Sometimes these other issues will have begun to dissolve on their own, without attention. “Yeah once I began eating properly I started walking to work instead of driving. Didn’t I tell you that?” Progress in one area somehow reverberates through the system to impact on other problems. The person’s sleep improved, so they felt more energetic during the day, so they could concentrate better at school, so the procrastination has already started to diminish.

Is this relevant outside therapy?

Therapy is just a microcosm of life. Any of us, faced with a multitude of tasks, will benefit from abandoning any attempt to complete them all at once. Instead, if we pick a small number of critical tasks and push them to completion, our sense of momentum will increase our confidence, and we will find it easier to get the next things done.

In my own life I have often taken on more projects than I can realistically complete, then felt my interest and enthusiasm flagging. This is my cue to set some of them aside and concentrate on two or three. If I have just one project on the go, I get bored and burn out on it too easily. If I have a few, I can switch from one to another and maintain my interest. If I have ten, I’d rather sit on the couch and do nothing.

Friday 3 February 2012

Private Practice: Coming Up with a Name

Perhaps not the best name for a real estate firm.

This post is part of a series on private practice issues that will be appearing on Fridays for the while, on the leadup to a series of workshops (based on my book Private Practice Made Simple) taking place in Calgary, Toronto, Ottawa, Vancouver, and Edmonton in March (information here).

In Private Practice Made Simple (New Harbinger Publications, June 2011) there are a few guidelines about naming your practice. Here’s a summary:

  • If you plan to operate a multiple-provider practice, think about it before you name it after yourself. Will your colleagues want to be known as “Anna Johanson (And Other Less Important Clinicians)”?
  • Avoid naming your practice after a specific location. Someday you may want to move, or you might open a branch office somewhere else. The North Calgary Clinic will be a bad name for your new place in South Edmonton.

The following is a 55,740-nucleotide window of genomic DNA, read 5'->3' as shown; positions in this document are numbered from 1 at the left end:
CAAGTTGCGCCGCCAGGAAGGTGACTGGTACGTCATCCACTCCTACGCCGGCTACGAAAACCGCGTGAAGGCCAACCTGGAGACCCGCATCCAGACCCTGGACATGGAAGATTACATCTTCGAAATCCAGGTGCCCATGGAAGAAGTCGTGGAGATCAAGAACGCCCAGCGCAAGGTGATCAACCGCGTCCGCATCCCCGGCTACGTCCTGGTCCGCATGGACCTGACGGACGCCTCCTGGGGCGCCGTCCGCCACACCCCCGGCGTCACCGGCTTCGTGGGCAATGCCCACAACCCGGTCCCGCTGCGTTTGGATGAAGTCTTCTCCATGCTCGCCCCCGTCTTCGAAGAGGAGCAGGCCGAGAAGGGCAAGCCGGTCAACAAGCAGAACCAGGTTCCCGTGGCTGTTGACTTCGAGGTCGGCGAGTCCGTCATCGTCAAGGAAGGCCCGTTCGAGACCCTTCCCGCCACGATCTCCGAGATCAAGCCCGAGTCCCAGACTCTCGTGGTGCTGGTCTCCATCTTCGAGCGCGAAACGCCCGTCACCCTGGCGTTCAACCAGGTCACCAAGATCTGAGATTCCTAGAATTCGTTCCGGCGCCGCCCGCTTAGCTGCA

• Your name should be easy to spell.  Consider the spell-ability of your own name here. If people routinely get it wrong, consider naming your clinic after something else.
  • Make it memorable but simple and short. A bland name (Therapy Services Inc) will be easy to forget. And no one will even try to remember a complicated one (like The Rothstein Centre for Metatheoretical Modeling).
  • Don’t name it after just one difficulty, or that’s all you will get referred to you. If a person with OCD is sent to the Halifax Panic Centre, they will guess (perhaps wrongly) that you aren’t much of an expert on their problem.  
  • Pick a name for which the web address will be intuitively obvious.

As I’ve mentioned before, as part of the publication of Private Practice Made Simple, I’ve posted a series of exercise sheets online that are based on concepts from the book.

For naming your practice, the sheet is a brainstorming exercise that invites you to sit back, space out, and dream up as many options as you can. Then you’ll set the list aside for a day or two before coming back to it. At that point you’ll be able to view your list with fresh eyes. You’ll cross off some options immediately, and a few new ones will most likely come to mind – possibly even the one you will eventually use.

The sheet on naming your practice isn’t mentioned in the book itself, so it’s just on our own website at The actual page can be found here.

A BONUS: Does your practice will involve diagnosing clinical depression? Maybe my online course "Diagnosing Depression Using DSM-5" can help. Click here to access this $25 course for 80% off, or just $5.

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Want more information on operating a private psychotherapy practice? 

Check out my book Private Practice Made Simple.  It contains information on starting a practice, creating a space, designing a website, getting referrals, managing finances, avoiding burnout, and much more.

The book is available at bookstores, from the Changeways Clinic website, and through Amazon here.